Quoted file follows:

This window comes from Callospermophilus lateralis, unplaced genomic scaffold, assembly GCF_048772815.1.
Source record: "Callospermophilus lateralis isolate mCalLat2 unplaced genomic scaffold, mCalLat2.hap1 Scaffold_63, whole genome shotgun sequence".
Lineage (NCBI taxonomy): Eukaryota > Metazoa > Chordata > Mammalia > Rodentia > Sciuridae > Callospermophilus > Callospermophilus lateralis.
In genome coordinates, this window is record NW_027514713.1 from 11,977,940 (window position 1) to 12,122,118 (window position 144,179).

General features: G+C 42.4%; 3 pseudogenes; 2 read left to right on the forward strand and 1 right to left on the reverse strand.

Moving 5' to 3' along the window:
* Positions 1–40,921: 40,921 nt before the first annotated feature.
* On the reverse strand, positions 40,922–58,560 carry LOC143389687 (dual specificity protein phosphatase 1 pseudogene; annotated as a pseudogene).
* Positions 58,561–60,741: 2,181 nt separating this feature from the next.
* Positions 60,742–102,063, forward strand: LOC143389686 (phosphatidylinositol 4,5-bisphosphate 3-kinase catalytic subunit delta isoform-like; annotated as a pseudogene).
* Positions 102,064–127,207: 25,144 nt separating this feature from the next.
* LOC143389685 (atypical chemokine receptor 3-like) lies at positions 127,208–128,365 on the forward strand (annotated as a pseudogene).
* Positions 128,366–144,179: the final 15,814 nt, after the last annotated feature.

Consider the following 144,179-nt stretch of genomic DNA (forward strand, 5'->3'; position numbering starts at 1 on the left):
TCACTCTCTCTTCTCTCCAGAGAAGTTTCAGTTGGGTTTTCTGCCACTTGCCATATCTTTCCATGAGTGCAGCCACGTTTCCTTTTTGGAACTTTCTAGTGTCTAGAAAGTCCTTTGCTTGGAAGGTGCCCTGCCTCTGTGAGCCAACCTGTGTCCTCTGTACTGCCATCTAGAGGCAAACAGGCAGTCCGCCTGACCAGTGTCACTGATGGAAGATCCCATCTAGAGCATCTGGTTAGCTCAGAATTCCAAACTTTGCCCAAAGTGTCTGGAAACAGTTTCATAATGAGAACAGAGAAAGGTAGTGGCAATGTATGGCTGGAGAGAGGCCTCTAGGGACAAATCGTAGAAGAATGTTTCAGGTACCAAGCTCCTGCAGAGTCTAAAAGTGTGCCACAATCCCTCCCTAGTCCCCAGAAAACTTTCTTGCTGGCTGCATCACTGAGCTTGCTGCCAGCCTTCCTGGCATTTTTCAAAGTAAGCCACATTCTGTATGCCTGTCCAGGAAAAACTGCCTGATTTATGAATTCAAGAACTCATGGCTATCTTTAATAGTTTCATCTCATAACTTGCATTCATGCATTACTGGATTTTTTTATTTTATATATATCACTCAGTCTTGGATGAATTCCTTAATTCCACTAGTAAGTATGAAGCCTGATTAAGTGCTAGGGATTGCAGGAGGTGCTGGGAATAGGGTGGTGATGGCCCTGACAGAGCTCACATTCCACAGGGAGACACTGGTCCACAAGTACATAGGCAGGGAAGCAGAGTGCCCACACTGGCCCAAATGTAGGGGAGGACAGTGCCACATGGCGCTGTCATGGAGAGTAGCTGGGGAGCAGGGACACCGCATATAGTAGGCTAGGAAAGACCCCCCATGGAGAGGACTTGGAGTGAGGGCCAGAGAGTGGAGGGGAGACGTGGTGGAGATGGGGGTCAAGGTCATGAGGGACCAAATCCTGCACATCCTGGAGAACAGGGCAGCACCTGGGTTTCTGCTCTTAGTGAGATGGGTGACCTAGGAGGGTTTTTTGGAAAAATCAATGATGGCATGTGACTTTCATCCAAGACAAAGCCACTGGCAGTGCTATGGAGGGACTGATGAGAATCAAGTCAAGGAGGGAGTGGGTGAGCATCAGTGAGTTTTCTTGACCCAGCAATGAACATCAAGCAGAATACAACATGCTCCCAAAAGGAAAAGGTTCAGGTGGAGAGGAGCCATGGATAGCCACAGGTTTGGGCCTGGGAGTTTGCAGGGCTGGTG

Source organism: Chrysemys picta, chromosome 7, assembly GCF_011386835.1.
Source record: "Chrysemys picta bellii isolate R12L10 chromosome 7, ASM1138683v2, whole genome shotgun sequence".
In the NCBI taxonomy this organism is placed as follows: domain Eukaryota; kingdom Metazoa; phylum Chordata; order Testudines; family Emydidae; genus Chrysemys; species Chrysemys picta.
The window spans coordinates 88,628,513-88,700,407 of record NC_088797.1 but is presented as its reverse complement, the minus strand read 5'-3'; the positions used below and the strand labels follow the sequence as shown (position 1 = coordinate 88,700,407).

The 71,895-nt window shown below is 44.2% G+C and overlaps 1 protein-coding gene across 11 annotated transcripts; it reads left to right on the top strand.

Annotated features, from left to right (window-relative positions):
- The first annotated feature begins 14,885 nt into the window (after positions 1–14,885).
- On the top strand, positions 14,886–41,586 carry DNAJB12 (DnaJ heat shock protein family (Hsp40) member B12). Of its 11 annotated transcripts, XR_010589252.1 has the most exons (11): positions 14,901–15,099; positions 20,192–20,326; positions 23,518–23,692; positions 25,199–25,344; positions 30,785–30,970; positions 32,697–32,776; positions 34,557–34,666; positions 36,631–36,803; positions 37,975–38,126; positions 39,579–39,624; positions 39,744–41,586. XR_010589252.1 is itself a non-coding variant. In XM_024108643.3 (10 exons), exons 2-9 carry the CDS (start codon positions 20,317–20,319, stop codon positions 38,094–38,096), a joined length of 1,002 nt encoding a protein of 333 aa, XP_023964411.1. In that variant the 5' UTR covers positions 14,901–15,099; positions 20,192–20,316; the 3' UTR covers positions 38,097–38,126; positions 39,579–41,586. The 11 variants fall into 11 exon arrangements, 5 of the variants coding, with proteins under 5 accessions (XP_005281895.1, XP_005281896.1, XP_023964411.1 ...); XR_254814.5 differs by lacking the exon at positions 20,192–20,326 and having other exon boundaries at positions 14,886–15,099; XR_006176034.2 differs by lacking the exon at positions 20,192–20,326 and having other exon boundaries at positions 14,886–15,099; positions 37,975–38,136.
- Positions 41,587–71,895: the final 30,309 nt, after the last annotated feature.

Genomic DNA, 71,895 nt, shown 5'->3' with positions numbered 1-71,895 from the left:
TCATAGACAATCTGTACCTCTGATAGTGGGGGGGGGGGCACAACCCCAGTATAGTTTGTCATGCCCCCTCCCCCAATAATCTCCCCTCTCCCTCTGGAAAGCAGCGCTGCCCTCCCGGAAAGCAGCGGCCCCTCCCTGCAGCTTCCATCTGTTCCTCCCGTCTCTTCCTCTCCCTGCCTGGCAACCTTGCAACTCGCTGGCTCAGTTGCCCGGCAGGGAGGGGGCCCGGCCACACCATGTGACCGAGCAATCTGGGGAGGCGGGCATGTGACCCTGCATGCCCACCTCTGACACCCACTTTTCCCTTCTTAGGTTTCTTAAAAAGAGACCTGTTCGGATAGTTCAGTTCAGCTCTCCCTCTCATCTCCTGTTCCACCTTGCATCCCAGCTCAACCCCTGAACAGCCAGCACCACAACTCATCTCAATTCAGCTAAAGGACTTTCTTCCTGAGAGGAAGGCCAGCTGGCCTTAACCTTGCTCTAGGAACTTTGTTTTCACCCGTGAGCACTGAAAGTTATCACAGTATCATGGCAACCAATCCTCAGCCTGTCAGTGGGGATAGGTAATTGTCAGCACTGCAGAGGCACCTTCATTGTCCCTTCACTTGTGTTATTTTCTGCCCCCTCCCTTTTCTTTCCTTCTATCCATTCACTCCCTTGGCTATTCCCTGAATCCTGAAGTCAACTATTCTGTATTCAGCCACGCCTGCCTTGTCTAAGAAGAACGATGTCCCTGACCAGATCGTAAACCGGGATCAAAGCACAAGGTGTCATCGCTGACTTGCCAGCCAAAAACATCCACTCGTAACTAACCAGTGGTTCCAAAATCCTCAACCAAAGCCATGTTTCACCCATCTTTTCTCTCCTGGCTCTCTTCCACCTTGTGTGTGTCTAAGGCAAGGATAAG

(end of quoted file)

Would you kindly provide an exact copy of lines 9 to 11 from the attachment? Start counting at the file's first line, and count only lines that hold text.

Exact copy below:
* Positions 58,561–60,741: 2,181 nt separating this feature from the next.
* Positions 60,742–102,063, forward strand: LOC143389686 (phosphatidylinositol 4,5-bisphosphate 3-kinase catalytic subunit delta isoform-like; annotated as a pseudogene).
* Positions 102,064–127,207: 25,144 nt separating this feature from the next.